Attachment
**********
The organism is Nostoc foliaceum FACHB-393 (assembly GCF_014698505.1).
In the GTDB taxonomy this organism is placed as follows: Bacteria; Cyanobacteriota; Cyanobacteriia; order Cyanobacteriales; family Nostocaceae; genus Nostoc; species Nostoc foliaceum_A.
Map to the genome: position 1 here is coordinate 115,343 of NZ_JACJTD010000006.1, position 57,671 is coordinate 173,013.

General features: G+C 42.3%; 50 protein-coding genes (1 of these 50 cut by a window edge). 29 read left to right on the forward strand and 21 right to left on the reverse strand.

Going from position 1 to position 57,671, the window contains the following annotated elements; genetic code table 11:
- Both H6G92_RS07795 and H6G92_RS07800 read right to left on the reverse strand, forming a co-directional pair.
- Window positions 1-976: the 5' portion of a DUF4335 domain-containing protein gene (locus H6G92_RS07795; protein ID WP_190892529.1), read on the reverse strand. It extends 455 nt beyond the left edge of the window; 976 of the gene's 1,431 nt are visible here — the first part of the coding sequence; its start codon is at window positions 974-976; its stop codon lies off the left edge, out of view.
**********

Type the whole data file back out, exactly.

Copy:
The organism is Nostoc foliaceum FACHB-393 (assembly GCF_014698505.1).
In the GTDB taxonomy this organism is placed as follows: Bacteria; Cyanobacteriota; Cyanobacteriia; order Cyanobacteriales; family Nostocaceae; genus Nostoc; species Nostoc foliaceum_A.
Map to the genome: position 1 here is coordinate 115,343 of NZ_JACJTD010000006.1, position 57,671 is coordinate 173,013.

General features: G+C 42.3%; 50 protein-coding genes (1 of these 50 cut by a window edge). 29 read left to right on the forward strand and 21 right to left on the reverse strand.

Going from position 1 to position 57,671, the window contains the following annotated elements; genetic code table 11:
- Both H6G92_RS07795 and H6G92_RS07800 read right to left on the reverse strand, forming a co-directional pair.
- Window positions 1-976: the 5' portion of a DUF4335 domain-containing protein gene (locus H6G92_RS07795; protein ID WP_190892529.1), read on the reverse strand. It extends 455 nt beyond the left edge of the window; 976 of the gene's 1,431 nt are visible here — the first part of the coding sequence; its start codon is at window positions 974-976; its stop codon lies off the left edge, out of view.